Improving working conditions in the ready made garment industry: Progress and achievements

A key sector for Bangladesh

The Bangladesh Ready-Made Garment industry has grown over the space of a few short decades to become the second largest in the world. The RMG sector has become a key driver of the Bangladesh economy and the nation’s development. RMG exports totalled US$24.5 billion (2013-14) accounting for over 80% of the nation’s export earnings and employing some 4.2 million workers, 80% of whom are women.

No more business as usual

The loss of 1,136 lives when Rana Plaza collapsed on 24 April 2013 sent shockwaves worldwide. Coming just months after the fatal fire at Tazreen Fashions in which 112 died it was clear that the Bangladesh Ready Made Garment (RMG) sector had reached a crucial juncture. Business could not continue as usual. Fundamental changes relating to safety, inspection and compliance had to be made if the lives of over four million workers were to be safeguarded and the confidence of global buyers retained.

The ILO response

The ILO responded quickly to the Rana Plaza tragedy with a high level mission to Dhaka at the start of May 2013, which agreed immediate and medium term actions with the Government of Bangladesh and employers’ and workers’ organizations. These were integrated into the National Tripartite Plan of Action on fire safety and structural integrity (NTPA), which was developed following the Tazreen factory fire in November 2012. The ILO since launched a US$27.8 million, three-and-a-half year programme funded by Canada, the Netherlands and UK to support implementation of the NTPA and improve working conditions in the ready-made garment (RMG) sector. Key elements are already being implemented, including building and fire safety assessments; labour inspection reforms; occupational safety and health; rehabilitation and skills training as well as the launch of Better Work Bangladesh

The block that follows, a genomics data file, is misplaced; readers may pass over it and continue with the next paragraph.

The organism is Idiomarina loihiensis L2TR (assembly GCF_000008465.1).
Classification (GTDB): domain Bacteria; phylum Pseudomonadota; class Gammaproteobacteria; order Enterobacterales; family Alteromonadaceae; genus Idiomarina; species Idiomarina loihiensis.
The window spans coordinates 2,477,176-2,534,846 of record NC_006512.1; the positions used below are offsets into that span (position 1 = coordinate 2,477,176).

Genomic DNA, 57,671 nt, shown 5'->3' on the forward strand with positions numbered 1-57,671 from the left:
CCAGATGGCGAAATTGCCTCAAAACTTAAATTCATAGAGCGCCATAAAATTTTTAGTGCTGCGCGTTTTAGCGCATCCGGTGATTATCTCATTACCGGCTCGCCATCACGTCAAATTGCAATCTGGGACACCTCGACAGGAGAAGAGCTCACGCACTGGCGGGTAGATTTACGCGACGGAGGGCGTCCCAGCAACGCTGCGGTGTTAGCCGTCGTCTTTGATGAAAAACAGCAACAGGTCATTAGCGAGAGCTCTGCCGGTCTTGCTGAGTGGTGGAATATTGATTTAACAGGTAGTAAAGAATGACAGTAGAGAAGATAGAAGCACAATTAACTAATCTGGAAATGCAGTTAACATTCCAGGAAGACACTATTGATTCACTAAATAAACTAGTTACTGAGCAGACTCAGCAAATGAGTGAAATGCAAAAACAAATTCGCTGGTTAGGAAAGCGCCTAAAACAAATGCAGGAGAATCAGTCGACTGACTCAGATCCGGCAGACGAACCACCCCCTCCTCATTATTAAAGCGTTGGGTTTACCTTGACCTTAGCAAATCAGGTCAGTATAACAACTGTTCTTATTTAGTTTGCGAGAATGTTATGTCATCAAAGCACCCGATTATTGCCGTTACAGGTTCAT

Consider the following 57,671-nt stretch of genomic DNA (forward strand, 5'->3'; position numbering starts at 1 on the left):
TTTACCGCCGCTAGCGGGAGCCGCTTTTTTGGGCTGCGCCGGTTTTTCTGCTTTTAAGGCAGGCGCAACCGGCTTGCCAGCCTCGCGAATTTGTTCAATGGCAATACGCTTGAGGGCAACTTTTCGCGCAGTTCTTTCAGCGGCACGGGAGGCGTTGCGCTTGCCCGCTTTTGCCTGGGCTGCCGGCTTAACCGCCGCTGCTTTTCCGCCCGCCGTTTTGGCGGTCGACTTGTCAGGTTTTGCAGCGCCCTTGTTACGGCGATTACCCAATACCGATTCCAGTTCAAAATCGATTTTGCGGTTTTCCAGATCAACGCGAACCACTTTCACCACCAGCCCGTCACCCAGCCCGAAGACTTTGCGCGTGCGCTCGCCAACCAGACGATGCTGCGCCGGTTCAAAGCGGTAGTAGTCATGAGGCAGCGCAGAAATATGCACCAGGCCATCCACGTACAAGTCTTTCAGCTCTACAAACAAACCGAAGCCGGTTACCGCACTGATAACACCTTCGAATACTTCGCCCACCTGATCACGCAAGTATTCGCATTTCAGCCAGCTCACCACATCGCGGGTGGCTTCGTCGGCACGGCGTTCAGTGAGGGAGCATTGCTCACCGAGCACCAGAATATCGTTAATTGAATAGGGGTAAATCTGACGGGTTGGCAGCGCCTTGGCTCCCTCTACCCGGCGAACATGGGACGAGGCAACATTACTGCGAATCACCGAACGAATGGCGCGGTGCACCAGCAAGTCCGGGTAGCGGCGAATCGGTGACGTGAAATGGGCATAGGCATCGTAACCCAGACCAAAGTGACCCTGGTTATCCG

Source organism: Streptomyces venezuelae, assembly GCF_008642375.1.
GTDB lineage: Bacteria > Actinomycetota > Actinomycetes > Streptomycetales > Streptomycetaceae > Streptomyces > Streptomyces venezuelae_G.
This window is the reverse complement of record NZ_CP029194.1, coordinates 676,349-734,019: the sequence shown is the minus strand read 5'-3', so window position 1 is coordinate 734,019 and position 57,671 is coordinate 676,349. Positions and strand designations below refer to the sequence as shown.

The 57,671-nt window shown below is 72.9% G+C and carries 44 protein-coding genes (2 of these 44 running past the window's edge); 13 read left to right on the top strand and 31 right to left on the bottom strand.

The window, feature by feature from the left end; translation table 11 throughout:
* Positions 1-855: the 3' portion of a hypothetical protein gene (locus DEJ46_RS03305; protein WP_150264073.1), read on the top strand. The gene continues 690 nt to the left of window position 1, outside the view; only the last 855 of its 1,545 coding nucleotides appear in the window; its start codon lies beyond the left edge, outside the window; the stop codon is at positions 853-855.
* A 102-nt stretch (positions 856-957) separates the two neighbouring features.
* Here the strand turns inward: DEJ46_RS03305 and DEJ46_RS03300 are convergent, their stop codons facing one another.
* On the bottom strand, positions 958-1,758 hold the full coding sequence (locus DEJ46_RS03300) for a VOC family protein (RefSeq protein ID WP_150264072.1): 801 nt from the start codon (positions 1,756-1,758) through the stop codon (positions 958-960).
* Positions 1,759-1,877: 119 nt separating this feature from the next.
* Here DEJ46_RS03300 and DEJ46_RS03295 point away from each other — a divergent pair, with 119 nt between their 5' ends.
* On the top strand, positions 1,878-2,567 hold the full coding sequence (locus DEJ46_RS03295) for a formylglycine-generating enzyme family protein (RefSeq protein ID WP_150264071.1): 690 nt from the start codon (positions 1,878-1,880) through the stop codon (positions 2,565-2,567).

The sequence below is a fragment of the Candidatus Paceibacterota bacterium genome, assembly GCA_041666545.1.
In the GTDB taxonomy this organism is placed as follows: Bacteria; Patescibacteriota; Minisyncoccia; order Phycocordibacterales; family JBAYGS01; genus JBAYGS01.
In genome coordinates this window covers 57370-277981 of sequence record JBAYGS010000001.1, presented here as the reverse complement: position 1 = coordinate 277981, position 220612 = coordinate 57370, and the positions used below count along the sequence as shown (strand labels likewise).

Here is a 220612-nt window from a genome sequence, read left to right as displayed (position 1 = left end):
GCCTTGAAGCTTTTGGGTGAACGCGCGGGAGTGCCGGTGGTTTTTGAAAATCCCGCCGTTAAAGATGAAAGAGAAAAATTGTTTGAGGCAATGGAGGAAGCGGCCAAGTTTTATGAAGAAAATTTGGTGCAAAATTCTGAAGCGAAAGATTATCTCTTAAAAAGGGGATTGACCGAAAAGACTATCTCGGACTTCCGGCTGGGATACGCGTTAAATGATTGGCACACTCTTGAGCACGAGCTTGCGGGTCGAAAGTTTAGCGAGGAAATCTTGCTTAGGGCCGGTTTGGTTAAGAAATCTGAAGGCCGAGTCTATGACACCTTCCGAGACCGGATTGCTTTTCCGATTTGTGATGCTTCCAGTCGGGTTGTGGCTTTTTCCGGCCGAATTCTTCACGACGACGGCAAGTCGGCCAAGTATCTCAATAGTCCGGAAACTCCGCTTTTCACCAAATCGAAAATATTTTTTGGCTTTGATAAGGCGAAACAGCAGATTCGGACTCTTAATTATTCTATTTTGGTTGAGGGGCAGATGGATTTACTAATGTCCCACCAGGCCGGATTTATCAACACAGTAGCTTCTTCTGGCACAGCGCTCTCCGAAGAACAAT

Ensuring RMG factories are safe

As part of its RMG programme ILO is supporting the national initiative of the Government of Bangladesh to carry out structural, fire and electrical safety inspections of some 1,800 RMG factories.
Two initiatives representing international brands and retailers: the Bangladesh Accord on Fire and Building Safety and the Alliance for Bangladesh Worker Safety have carried out inspections of the 1,687 factories which their member companies source from.